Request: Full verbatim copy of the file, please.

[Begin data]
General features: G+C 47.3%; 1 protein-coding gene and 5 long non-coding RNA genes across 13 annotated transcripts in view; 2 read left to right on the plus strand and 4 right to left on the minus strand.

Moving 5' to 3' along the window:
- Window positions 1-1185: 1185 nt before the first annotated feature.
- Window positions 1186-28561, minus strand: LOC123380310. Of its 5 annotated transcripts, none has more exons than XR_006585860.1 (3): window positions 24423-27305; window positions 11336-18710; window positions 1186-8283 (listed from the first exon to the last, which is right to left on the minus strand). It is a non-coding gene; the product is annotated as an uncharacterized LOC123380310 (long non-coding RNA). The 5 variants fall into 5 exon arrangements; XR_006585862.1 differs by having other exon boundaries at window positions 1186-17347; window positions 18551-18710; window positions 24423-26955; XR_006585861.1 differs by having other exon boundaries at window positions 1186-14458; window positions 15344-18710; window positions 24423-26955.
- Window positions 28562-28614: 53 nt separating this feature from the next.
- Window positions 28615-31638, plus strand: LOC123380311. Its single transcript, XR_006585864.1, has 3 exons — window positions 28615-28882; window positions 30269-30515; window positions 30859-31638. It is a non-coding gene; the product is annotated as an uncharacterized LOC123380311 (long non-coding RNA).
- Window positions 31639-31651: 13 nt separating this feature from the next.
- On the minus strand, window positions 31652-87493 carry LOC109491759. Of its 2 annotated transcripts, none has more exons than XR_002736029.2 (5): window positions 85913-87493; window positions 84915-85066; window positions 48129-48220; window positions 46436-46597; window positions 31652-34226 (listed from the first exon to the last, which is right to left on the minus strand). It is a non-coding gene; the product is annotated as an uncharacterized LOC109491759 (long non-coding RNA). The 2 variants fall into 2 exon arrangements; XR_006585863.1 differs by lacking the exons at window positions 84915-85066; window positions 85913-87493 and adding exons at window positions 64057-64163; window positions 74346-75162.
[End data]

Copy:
General features: G+C 47.3%; 1 protein-coding gene and 5 long non-coding RNA genes across 13 annotated transcripts in view; 2 read left to right on the plus strand and 4 right to left on the minus strand.

Moving 5' to 3' along the window:
- Window positions 1-1185: 1185 nt before the first annotated feature.
- Window positions 1186-28561, minus strand: LOC123380310. Of its 5 annotated transcripts, none has more exons than XR_006585860.1 (3): window positions 24423-27305; window positions 11336-18710; window positions 1186-8283 (listed from the first exon to the last, which is right to left on the minus strand). It is a non-coding gene; the product is annotated as an uncharacterized LOC123380310 (long non-coding RNA). The 5 variants fall into 5 exon arrangements; XR_006585862.1 differs by having other exon boundaries at window positions 1186-17347; window positions 18551-18710; window positions 24423-26955; XR_006585861.1 differs by having other exon boundaries at window positions 1186-14458; window positions 15344-18710; window positions 24423-26955.
- Window positions 28562-28614: 53 nt separating this feature from the next.
- Window positions 28615-31638, plus strand: LOC123380311. Its single transcript, XR_006585864.1, has 3 exons — window positions 28615-28882; window positions 30269-30515; window positions 30859-31638. It is a non-coding gene; the product is annotated as an uncharacterized LOC123380311 (long non-coding RNA).
- Window positions 31639-31651: 13 nt separating this feature from the next.
- On the minus strand, window positions 31652-87493 carry LOC109491759. Of its 2 annotated transcripts, none has more exons than XR_002736029.2 (5): window positions 85913-87493; window positions 84915-85066; window positions 48129-48220; window positions 46436-46597; window positions 31652-34226 (listed from the first exon to the last, which is right to left on the minus strand). It is a non-coding gene; the product is annotated as an uncharacterized LOC109491759 (long non-coding RNA). The 2 variants fall into 2 exon arrangements; XR_006585863.1 differs by lacking the exons at window positions 84915-85066; window positions 85913-87493 and adding exons at window positions 64057-64163; window positions 74346-75162.